Responsive vs. Adaptive Website Design

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Time to read: 2 min, 15 sec

For those of you in the web design industry, you know exactly what this post will be about before you even read it. If you haven’t heard of responsive vs. adaptive design, let me break it down for you.

Adaptive Design: In a nutshell, adaptive design typically involves detecting or ‘sniffing’ to see if the browser is from a mobile device, and if so, make the necessary adjustments. There are two forms of adaptive design: Client side and server side. Client side relies on Javascript to alter the website per the device. Server side detects through server side plugins and custom user agent detection.

Responsive Design: The approach uses CSS media queries to modify the presentation of a website based on the size of the device’s display. Responsive websites use one template which makes the transition from mobile to desktop much more seamless. You are 100% covered in all devices and screen sizes with this method. There are a few times with adaptive where sniffing fails.

What about SEO

In terms of SEO, Google has been known to muddy things up a bit. They have offered contradictory mobile advice, to put it bluntly. Pierre Far, Google Webmaster Trends Analyst, announced clear guidelines and recommendations on mobile SEO. Google is an advocate of using a responsive design. If you use any form of adaptive design Google asks you to take certain steps to let them know when you are using user agent detection and device specific HTML.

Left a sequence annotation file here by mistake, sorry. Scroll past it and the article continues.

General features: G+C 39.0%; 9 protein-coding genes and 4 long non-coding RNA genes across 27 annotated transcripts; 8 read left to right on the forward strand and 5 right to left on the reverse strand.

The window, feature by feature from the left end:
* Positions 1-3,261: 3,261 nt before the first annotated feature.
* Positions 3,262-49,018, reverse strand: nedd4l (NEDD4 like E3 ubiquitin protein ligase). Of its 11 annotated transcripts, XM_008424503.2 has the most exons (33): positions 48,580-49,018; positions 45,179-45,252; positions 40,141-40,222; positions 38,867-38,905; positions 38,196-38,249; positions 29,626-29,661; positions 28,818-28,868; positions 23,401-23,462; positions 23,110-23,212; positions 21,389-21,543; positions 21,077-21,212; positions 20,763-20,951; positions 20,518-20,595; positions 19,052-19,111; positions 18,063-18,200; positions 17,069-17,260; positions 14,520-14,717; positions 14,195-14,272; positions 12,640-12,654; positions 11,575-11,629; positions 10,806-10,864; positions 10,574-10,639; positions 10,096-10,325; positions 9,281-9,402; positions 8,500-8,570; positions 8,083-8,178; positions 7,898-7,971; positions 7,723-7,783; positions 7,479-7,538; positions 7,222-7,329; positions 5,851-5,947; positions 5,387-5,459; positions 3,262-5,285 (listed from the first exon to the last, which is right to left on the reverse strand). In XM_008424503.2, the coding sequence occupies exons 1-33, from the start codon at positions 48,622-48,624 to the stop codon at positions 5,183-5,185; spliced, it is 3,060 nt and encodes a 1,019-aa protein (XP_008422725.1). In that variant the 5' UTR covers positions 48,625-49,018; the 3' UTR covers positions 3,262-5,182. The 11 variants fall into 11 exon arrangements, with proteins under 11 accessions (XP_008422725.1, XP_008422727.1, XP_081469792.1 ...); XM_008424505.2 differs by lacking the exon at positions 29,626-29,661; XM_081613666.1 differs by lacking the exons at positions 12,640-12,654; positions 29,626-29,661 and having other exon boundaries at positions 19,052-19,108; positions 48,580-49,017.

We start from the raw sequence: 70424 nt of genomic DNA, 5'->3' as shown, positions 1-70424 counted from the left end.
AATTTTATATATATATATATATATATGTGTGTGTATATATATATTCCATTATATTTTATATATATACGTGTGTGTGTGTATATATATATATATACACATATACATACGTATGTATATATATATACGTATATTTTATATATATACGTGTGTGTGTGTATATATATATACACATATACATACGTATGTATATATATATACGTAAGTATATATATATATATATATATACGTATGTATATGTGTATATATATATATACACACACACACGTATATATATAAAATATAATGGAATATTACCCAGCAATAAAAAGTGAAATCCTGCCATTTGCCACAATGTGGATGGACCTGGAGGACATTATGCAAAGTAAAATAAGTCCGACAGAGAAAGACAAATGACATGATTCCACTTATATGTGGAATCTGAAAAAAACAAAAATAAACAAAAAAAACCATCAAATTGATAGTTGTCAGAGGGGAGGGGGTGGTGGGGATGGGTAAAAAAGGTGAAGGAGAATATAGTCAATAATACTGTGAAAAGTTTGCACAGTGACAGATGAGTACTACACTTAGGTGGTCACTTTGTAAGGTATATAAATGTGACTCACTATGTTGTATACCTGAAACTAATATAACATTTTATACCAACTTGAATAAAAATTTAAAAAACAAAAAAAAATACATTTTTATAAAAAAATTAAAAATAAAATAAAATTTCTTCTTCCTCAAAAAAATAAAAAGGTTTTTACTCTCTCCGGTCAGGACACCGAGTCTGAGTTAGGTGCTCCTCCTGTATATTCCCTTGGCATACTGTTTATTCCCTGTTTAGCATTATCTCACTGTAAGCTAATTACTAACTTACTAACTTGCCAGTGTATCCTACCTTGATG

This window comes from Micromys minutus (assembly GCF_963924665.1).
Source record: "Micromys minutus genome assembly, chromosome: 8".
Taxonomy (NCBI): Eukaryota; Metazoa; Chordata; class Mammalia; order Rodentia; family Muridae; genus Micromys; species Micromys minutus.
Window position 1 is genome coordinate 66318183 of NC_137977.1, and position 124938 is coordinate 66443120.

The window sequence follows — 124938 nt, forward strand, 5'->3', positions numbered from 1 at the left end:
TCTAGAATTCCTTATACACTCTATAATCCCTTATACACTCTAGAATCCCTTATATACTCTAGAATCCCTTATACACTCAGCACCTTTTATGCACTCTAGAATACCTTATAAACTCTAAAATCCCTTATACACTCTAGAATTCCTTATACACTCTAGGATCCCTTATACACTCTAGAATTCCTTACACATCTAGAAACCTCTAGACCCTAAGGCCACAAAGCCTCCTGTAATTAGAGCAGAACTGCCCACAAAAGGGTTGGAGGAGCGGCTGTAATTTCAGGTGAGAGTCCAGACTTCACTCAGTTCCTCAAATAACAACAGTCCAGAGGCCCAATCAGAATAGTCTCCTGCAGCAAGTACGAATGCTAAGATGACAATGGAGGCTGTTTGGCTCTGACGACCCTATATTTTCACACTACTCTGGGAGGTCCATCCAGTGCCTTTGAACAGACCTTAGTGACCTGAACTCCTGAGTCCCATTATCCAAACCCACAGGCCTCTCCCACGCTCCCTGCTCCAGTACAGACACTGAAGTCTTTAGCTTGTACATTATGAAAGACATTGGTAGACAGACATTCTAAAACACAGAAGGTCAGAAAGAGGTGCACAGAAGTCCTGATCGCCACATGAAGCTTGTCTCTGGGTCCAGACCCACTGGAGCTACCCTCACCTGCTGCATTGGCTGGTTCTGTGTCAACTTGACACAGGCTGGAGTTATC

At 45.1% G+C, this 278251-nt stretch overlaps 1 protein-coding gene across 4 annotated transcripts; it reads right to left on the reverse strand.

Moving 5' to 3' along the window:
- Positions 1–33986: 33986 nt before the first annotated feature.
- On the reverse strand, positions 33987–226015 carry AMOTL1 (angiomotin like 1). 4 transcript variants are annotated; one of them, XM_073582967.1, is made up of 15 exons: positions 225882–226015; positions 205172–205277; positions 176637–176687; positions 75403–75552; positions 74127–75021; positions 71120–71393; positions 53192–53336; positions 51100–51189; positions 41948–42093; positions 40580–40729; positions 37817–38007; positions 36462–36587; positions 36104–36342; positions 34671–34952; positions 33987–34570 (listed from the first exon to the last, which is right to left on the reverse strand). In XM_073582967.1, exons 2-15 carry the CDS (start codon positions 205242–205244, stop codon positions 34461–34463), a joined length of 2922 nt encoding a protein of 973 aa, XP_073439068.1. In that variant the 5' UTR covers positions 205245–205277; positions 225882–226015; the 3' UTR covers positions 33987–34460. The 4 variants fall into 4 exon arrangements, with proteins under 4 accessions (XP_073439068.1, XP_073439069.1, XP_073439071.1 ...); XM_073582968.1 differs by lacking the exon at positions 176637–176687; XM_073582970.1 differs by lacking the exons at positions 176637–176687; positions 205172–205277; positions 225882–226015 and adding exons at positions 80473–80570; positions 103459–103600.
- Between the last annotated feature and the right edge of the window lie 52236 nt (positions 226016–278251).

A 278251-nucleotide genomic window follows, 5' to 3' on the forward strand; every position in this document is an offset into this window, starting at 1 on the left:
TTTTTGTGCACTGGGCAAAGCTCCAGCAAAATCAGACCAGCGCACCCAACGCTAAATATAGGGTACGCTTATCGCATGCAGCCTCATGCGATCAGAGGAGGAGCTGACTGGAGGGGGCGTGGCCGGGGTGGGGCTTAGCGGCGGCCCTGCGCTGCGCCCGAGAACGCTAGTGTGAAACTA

Other important considerations

We like to lean towards responsive. It is typically more budget friendly and much easier to deploy since we usually are redesigning the site anyways. Keep in mind you can always turn a non-responsive site into a responsive site by adjusting some HTML and CSS. It makes a smooth transition from device to desktop and has produced the best results initially with our clients.

If you really want a high performing mobile experience, and the site really doesn’t need a design overhaul, and you have the budget, I would recommend considering adaptive design. You can totally revamp or change the mobile experience and have everything load super fast in the process. This process takes a lot of effort and nerdiness to do it 100 percent properly.

Got anything else to help show the difference between the two?

Of course. We found this great infographic from Skyrocket and


What is your favorite? Why? Please let us know in the comments. 

Written by Ryan Boog

Ryan Boog

I am the CEO of Happy Dog Web Productions. I look forward to taking web, mobile design and digital marketing to the next level with Happy Dog. Follow Happy Dog at @hdwebpros or me personally at @ryanboog.

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